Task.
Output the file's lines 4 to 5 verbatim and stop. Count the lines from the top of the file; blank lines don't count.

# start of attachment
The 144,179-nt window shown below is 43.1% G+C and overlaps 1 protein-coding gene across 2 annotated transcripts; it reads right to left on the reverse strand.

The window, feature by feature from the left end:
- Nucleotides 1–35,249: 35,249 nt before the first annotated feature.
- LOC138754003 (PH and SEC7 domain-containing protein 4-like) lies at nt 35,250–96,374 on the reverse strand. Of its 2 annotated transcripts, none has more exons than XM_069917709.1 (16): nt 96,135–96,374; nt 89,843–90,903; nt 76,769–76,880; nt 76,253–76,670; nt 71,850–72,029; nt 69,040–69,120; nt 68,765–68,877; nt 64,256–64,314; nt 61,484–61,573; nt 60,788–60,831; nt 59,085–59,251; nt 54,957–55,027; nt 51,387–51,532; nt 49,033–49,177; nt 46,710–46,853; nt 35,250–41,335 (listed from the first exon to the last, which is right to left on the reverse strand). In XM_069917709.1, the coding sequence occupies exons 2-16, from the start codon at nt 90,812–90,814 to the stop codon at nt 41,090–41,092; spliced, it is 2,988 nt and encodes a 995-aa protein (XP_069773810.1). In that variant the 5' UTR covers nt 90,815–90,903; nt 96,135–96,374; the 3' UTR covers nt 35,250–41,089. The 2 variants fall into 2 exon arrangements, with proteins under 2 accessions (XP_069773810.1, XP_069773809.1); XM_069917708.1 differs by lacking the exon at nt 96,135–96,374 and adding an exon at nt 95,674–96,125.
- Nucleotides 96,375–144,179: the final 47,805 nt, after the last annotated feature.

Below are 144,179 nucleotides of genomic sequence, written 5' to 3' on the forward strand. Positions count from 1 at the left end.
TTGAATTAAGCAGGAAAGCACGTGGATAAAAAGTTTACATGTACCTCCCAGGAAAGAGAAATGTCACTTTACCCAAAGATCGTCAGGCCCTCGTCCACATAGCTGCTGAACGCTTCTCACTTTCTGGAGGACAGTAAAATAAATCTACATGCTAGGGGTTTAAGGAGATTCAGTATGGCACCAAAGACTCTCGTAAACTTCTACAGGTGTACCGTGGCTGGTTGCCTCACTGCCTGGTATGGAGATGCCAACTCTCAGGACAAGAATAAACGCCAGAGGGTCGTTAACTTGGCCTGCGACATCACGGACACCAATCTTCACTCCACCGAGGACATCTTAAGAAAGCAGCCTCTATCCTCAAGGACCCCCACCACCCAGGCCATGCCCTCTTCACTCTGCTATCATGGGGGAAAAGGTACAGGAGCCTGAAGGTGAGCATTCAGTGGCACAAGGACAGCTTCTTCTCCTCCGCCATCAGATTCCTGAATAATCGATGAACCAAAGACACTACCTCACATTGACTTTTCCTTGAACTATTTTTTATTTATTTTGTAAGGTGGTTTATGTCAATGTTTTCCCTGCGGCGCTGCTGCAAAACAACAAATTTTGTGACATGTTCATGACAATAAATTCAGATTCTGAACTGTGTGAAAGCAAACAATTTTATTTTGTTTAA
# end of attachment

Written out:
- LOC138754003 (PH and SEC7 domain-containing protein 4-like) lies at nt 35,250–96,374 on the reverse strand. Of its 2 annotated transcripts, none has more exons than XM_069917709.1 (16): nt 96,135–96,374; nt 89,843–90,903; nt 76,769–76,880; nt 76,253–76,670; nt 71,850–72,029; nt 69,040–69,120; nt 68,765–68,877; nt 64,256–64,314; nt 61,484–61,573; nt 60,788–60,831; nt 59,085–59,251; nt 54,957–55,027; nt 51,387–51,532; nt 49,033–49,177; nt 46,710–46,853; nt 35,250–41,335 (listed from the first exon to the last, which is right to left on the reverse strand). In XM_069917709.1, the coding sequence occupies exons 2-16, from the start codon at nt 90,812–90,814 to the stop codon at nt 41,090–41,092; spliced, it is 2,988 nt and encodes a 995-aa protein (XP_069773810.1). In that variant the 5' UTR covers nt 90,815–90,903; nt 96,135–96,374; the 3' UTR covers nt 35,250–41,089. The 2 variants fall into 2 exon arrangements, with proteins under 2 accessions (XP_069773810.1, XP_069773809.1); XM_069917708.1 differs by lacking the exon at nt 96,135–96,374 and adding an exon at nt 95,674–96,125.
- Nucleotides 96,375–144,179: the final 47,805 nt, after the last annotated feature.